You may wish to talk with propsective guests about what you expect of children in the future.  As far as not renting to children, there have been converstions in the forum about whether children are a proected class under HUD laws   Some advise against using language prohibiting children in adveritising (which is likely illegal) and instead present your home as not a good fit for young children (this could be due to floor plan, furnishings, etc.  When screening a propsective guest it would be appropriate to cite your expectations for children's behvaior.  If you are seriously considering not renting to children you should review the federal and state housing laws and might want to consult an attorney.


    Best of luck in getting everything back in order.

  • anja Senior Contributor 1,560 posts since
    Aug 9, 2011

    Ugh, I feel very sorry for  you.  I can relate to finding the place completely messed up, misused and very dirty....and, it wasn't always because there were children in the mix, at my place. The majority of my guests, with - without  children have been great.  Always, it's not the child's fault:  the adults are the responsible ones and you've had a "couple" of very irresponsible, sloppy  and disregarding people do this to your place. The child was not supervised ...but that "adult"  couple were just plain slobs who are poor at housekeeping {can you imagine what their own home must look like?} --- their own standard is low, so they had no embarrassment leaving another person's house a mess!    It always amazes me.


    But, as they have not disputed, and you have the photos, I wouldn't be afraid to charge them whatever the "bill" is ...and do include "your time" to clean.   Do you have their "apology = confession" in an email, by chance?  {I hope case they change their story after you charge can legally keep the entire $500 for this situation}....if you should have to respond to a "negative review" least you have their "apology = confession" in writing that you could use  (save it for awhile)!   And, keep those photos for some time!!!! So, you'll have to decide in the end how much to fair to yourself to cover your expense.


    You may not discriminate, by law, against families with children. But, it's your home and if you want to market to a more mature guest,  then advertise your place to attract your "targeted guest".  For example:  "A couple's dream hide-away",  "Perfect for couples seeking privacy",  "A business person's choice location"--- or, something like that.


    You would still have the flexibility to rent to someone with a child - on a case-by-case basis --- just be very specific in your "house use guidelines". I find that my house guidelines with "RULES" for "families with children" can work to de-select automatically the "wrong types".   Some people will not rent if they are the types that think because they "paid" they and  their children should just have "the run of the place".  And....that's  exactly what my "house use rule" is designed to do ....weed out those types!  I welcome most who want to stay...and have not had any further problems.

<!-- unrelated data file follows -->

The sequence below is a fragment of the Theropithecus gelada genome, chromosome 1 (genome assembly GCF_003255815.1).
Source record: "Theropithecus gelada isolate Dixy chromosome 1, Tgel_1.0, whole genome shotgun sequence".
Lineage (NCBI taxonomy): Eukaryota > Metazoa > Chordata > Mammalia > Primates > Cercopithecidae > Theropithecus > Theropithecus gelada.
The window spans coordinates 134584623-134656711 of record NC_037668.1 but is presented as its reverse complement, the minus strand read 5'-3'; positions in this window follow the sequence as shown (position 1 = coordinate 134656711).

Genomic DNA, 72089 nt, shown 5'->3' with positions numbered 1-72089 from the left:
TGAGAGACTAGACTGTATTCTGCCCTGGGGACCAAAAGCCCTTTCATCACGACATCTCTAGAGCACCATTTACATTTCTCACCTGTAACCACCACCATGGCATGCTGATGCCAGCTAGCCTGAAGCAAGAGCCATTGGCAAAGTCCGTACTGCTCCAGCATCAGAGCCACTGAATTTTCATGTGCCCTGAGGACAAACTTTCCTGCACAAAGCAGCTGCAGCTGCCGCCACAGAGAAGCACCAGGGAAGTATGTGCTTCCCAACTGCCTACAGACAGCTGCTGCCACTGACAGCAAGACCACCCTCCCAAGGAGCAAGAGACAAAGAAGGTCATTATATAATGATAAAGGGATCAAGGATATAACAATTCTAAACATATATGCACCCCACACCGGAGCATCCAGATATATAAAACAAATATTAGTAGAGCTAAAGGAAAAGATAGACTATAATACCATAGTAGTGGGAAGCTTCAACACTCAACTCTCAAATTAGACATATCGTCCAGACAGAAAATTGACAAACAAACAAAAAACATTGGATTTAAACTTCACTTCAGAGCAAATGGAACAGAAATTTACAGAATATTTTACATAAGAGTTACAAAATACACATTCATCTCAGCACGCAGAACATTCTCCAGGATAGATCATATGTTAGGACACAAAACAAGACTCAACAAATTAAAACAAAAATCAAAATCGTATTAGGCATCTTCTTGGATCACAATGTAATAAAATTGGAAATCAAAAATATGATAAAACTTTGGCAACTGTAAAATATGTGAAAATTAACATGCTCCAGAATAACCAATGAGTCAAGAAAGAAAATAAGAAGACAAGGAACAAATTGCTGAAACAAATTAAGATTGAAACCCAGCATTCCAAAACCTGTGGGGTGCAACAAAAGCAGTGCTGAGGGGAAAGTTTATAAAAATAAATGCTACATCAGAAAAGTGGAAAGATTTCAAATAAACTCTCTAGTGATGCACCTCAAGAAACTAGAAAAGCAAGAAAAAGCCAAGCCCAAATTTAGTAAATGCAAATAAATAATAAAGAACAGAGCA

I had more (messy) problems when I permitted 2 children.  Then, I limited occupancy to ONE child. So, my ad states a maximum occupancy of 3 people {2 adults + infant, child, or third adult}.   I have rules for "families with children" {basic no-nos}...and ONE of the rules is "no markers", "no pens", "no paints" {after I had one sofa and a coffee table drawn upon with magic markers!}  And, I have an "Amenity List For Children" where I list what  I supply for them.  I have "safe", age-specific toys, dvds, crayons {they wash off easily}, paper/coloring books, and the like --- for indoor entertainment.  There are beach toys for outdoor entertainment on their "Amenity" list. Just be  specific with rules and give them something to play with that you think would be safe - both for them...and for your home.  On occasion, a parent will tell me that they don't want their child to have the crayons, for example...then  I know that they are "responsible types"....but...the children have an amoire where all "their" things are parents can pick and choose what they want them to play with.  I haven't  had any problems with children, since.


    I screen who inquires, I decide in the end whether they are a good fit for my place {often it's their own questions that tip me off}. I turn many away because I have two small units that can not work well for large families! By law, I think I'd get into more trouble if I overloaded my place, and something went terribly wrong {someone gets hurt}, than if I "limit" the number of occupancy that I permit in a one-bedroom unit.